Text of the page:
I think that not enough people are going to see Broadway anymore – it isn’t a national cause, or even a NYC cause. If you can’t get the public to rally around Broadway, how can producers take chances on new writers and unique musicals? If the public isn’t supporting Broadway, then selling tickets becomes the only thing that people think about, which in turn limits the quality of the theater.

  • Colleen V says:

    Not educating young people enough about the arts.

    Why education? Education is the core of acquiring new arts professionals and enthusiasts. If we don’t spend the time to get young people interested and excited about the arts or Broadway theatre through school, then we lose those audience members or professionals. The more the education system instills theatre in their lesson plans, the more Broadway theatre-goers we can certainly get.

  • Producers have to transition out of relying on celebrity driven pieces and find a way to make the show the star – that people all over the country have to come and see!


  • Luci DeVoy says:

    The new generation of musicians and actors not having had the same life long integration with the arts. The public education system cutting the arts has put many at a disadvantage. How do we play catch up while evolving the art itself to thrive.

  • Paula says:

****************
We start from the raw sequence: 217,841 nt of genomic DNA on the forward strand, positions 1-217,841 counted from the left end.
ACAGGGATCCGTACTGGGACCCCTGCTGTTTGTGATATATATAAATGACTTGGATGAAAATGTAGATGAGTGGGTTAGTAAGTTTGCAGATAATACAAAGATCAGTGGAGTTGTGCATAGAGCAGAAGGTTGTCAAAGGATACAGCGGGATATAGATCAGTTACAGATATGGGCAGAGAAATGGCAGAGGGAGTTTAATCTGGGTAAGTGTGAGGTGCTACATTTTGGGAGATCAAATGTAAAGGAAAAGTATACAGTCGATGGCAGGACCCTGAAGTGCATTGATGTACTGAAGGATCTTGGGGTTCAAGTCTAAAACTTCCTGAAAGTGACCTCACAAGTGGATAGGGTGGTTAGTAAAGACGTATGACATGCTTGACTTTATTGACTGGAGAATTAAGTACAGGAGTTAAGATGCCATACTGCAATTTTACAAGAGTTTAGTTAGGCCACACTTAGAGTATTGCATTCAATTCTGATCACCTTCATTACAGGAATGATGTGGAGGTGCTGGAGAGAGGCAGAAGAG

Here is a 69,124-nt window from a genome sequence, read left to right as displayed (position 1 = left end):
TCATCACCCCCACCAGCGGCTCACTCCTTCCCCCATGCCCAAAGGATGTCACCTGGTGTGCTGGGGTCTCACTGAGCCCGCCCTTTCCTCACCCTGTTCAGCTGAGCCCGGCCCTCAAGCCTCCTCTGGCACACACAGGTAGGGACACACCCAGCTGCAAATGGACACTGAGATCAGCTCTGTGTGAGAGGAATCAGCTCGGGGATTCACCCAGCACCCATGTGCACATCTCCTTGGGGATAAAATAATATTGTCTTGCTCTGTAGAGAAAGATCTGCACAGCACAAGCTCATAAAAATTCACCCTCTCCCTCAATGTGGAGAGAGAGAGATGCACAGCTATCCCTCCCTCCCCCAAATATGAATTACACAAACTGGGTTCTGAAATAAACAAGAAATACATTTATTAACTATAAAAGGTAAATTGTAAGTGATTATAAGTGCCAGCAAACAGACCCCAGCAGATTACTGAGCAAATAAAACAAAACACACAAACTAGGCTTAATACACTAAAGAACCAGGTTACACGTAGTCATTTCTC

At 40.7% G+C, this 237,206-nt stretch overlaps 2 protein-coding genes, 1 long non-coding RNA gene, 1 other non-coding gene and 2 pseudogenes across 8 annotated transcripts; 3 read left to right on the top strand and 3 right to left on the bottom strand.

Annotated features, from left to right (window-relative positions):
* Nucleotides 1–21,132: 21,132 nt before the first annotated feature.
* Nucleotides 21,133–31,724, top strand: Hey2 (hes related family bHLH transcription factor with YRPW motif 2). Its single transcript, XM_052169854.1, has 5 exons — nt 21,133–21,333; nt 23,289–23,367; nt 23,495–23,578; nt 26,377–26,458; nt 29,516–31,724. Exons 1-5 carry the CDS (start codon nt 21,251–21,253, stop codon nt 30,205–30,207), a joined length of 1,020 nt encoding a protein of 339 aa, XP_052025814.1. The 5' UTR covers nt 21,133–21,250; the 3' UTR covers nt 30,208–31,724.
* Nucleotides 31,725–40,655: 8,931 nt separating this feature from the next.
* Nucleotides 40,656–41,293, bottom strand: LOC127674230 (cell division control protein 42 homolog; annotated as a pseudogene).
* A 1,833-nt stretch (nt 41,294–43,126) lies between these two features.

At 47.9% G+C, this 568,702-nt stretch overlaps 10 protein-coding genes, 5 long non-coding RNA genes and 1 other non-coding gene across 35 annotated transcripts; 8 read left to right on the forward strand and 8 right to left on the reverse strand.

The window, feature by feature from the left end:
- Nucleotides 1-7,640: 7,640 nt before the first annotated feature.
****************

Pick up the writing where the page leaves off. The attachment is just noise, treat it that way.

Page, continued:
As a professional in the field of disabilities,
    I’ve commented before about access in the theater before. Some theaters have NO accessible bathroom. Carry a wheelchair up or down stairs to confront a standard size stall with the decal of
    a wheelchair on the front of the door. In addition, I know this requires money on the part of theater owners, but it is crucial. Some of the theaters have seats aligned in straight front to back rows. The newer theaters, as I have noticed, have staggered the seats. How many times have you sat behind a very tall or wide person or a person with voluminous hair – unable to see the show? I have many times. I’ve also sat behind couples who want to cuddle creating a wider block. In addition the width of the rows makes it necessary for everyone to move out of the row to allow for “later” comers
    instead of moving one’s legs to one side to allow that person or persons to pass. So, my
    point – theater renovations are necessary to make Broadway better.

  • Kerry Zukus says: